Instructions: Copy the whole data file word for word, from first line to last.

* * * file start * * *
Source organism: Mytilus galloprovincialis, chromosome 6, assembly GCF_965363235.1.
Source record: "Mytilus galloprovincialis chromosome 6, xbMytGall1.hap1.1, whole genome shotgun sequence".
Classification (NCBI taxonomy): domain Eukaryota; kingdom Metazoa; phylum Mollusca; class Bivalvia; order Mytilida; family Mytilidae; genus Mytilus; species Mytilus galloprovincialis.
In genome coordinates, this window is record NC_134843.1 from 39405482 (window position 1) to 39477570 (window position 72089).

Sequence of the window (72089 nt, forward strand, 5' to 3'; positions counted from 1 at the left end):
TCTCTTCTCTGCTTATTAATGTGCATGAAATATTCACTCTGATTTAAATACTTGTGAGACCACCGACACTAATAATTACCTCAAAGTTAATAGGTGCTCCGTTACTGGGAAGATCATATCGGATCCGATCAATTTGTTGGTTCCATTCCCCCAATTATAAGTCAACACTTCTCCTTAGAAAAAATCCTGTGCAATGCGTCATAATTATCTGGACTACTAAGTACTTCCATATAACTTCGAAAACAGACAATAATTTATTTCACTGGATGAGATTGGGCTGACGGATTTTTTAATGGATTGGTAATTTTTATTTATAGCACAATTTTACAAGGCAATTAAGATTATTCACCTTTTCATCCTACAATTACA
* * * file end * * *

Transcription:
Source organism: Mytilus galloprovincialis, chromosome 6, assembly GCF_965363235.1.
Source record: "Mytilus galloprovincialis chromosome 6, xbMytGall1.hap1.1, whole genome shotgun sequence".
Classification (NCBI taxonomy): domain Eukaryota; kingdom Metazoa; phylum Mollusca; class Bivalvia; order Mytilida; family Mytilidae; genus Mytilus; species Mytilus galloprovincialis.
In genome coordinates, this window is record NC_134843.1 from 39405482 (window position 1) to 39477570 (window position 72089).

Sequence of the window (72089 nt, forward strand, 5' to 3'; positions counted from 1 at the left end):
TCTCTTCTCTGCTTATTAATGTGCATGAAATATTCACTCTGATTTAAATACTTGTGAGACCACCGACACTAATAATTACCTCAAAGTTAATAGGTGCTCCGTTACTGGGAAGATCATATCGGATCCGATCAATTTGTTGGTTCCATTCCCCCAATTATAAGTCAACACTTCTCCTTAGAAAAAATCCTGTGCAATGCGTCATAATTATCTGGACTACTAAGTACTTCCATATAACTTCGAAAACAGACAATAATTTATTTCACTGGATGAGATTGGGCTGACGGATTTTTTAATGGATTGGTAATTTTTATTTATAGCACAATTTTACAAGGCAATTAAGATTATTCACCTTTTCATCCTACAATTACA